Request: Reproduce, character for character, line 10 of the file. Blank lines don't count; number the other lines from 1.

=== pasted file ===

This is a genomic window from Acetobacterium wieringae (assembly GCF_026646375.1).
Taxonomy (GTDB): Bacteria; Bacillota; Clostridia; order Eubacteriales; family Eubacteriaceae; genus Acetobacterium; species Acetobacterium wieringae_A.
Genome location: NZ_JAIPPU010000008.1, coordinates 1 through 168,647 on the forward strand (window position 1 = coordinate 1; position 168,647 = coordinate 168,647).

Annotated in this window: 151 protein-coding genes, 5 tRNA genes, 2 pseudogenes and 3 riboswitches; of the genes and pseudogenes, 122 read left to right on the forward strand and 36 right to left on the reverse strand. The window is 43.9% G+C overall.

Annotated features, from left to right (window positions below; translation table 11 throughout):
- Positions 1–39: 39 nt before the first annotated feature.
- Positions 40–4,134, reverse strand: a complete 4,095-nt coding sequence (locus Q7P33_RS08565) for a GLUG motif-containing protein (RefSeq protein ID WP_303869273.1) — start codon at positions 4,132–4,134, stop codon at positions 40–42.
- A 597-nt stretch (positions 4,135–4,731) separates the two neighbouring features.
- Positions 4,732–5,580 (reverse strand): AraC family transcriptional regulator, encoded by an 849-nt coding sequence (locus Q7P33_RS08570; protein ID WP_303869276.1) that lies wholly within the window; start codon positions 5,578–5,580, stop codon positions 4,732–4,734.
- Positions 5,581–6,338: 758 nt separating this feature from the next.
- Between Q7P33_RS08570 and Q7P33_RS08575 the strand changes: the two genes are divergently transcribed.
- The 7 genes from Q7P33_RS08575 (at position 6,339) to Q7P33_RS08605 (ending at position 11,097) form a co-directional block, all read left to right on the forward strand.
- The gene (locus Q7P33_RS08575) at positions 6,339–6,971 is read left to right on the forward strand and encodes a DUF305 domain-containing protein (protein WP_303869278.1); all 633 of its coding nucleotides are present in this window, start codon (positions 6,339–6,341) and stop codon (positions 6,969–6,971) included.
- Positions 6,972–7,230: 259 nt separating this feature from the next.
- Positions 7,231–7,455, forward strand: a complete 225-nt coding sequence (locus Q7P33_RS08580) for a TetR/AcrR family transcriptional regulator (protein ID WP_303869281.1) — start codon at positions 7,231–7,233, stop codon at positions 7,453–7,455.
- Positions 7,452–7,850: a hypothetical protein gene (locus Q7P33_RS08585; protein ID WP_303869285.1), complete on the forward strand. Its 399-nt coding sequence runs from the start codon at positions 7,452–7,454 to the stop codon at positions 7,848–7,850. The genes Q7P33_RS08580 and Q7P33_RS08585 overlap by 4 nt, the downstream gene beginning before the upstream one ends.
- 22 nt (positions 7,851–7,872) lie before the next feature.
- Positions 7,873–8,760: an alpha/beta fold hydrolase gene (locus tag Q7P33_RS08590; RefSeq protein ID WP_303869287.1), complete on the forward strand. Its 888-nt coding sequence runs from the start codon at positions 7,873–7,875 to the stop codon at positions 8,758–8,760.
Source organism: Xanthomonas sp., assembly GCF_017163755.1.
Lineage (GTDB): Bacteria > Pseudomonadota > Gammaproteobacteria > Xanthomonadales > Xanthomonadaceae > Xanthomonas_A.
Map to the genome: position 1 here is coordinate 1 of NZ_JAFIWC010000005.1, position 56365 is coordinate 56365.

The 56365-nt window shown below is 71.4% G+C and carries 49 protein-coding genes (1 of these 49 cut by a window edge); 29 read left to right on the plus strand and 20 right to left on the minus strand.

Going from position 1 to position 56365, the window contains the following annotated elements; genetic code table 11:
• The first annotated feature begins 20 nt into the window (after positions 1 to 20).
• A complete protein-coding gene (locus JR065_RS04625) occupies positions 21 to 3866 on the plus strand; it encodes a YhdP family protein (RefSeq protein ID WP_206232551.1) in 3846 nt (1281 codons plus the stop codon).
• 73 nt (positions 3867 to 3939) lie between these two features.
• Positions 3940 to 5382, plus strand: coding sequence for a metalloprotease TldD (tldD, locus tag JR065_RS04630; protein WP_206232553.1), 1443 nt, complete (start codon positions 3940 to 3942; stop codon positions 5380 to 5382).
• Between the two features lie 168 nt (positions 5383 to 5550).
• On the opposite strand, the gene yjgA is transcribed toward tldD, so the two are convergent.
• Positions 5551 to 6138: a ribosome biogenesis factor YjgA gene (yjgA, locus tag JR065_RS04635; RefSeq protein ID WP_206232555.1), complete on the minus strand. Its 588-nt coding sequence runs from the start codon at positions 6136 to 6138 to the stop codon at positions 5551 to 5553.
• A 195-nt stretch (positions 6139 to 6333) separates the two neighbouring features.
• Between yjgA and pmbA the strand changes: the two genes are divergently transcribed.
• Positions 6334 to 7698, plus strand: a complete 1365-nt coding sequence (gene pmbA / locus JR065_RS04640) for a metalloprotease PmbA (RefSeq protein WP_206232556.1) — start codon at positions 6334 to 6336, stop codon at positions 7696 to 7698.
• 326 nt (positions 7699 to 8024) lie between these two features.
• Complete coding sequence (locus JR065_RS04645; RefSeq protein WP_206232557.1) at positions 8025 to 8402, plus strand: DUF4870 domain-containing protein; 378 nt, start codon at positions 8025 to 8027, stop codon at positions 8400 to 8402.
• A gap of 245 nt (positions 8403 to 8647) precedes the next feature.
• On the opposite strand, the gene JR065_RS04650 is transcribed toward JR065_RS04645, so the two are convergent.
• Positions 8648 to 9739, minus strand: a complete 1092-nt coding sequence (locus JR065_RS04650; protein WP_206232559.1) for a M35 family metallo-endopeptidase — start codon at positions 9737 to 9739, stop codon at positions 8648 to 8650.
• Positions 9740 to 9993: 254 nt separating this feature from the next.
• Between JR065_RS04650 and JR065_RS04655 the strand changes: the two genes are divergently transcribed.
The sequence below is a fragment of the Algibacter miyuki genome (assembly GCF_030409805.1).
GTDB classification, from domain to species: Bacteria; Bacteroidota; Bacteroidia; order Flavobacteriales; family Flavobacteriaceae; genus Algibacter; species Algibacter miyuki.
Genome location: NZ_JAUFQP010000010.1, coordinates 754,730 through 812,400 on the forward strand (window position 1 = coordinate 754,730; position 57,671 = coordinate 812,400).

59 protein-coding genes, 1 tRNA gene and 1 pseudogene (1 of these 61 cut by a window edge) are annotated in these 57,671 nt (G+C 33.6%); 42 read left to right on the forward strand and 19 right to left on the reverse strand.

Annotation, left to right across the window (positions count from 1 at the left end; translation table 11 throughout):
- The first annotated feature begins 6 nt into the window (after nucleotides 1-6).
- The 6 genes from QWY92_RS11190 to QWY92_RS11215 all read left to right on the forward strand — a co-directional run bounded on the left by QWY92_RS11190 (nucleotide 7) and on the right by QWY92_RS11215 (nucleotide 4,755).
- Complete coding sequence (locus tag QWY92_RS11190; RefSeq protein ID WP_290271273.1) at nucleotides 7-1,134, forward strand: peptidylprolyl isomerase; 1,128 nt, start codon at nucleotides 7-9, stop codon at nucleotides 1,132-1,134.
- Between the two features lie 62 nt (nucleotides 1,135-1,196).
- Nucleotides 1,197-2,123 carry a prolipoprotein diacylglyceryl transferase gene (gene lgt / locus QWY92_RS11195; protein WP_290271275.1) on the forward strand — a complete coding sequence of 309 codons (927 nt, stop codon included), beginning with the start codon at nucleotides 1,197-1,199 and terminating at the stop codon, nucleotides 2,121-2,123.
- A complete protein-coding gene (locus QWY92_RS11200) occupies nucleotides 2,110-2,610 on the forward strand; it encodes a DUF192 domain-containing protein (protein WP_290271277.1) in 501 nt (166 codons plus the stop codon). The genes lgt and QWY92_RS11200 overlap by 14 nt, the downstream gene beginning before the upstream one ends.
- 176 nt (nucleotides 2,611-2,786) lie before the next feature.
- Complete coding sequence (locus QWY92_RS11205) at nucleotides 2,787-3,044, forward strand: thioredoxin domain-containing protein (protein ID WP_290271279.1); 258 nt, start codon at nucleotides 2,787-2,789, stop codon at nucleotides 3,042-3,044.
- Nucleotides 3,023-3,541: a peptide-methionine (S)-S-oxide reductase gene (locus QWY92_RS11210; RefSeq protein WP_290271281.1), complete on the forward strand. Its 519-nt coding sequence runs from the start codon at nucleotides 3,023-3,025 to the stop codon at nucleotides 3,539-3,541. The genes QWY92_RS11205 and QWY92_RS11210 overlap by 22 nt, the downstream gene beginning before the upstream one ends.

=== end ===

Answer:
- Positions 5,581–6,338: 758 nt separating this feature from the next.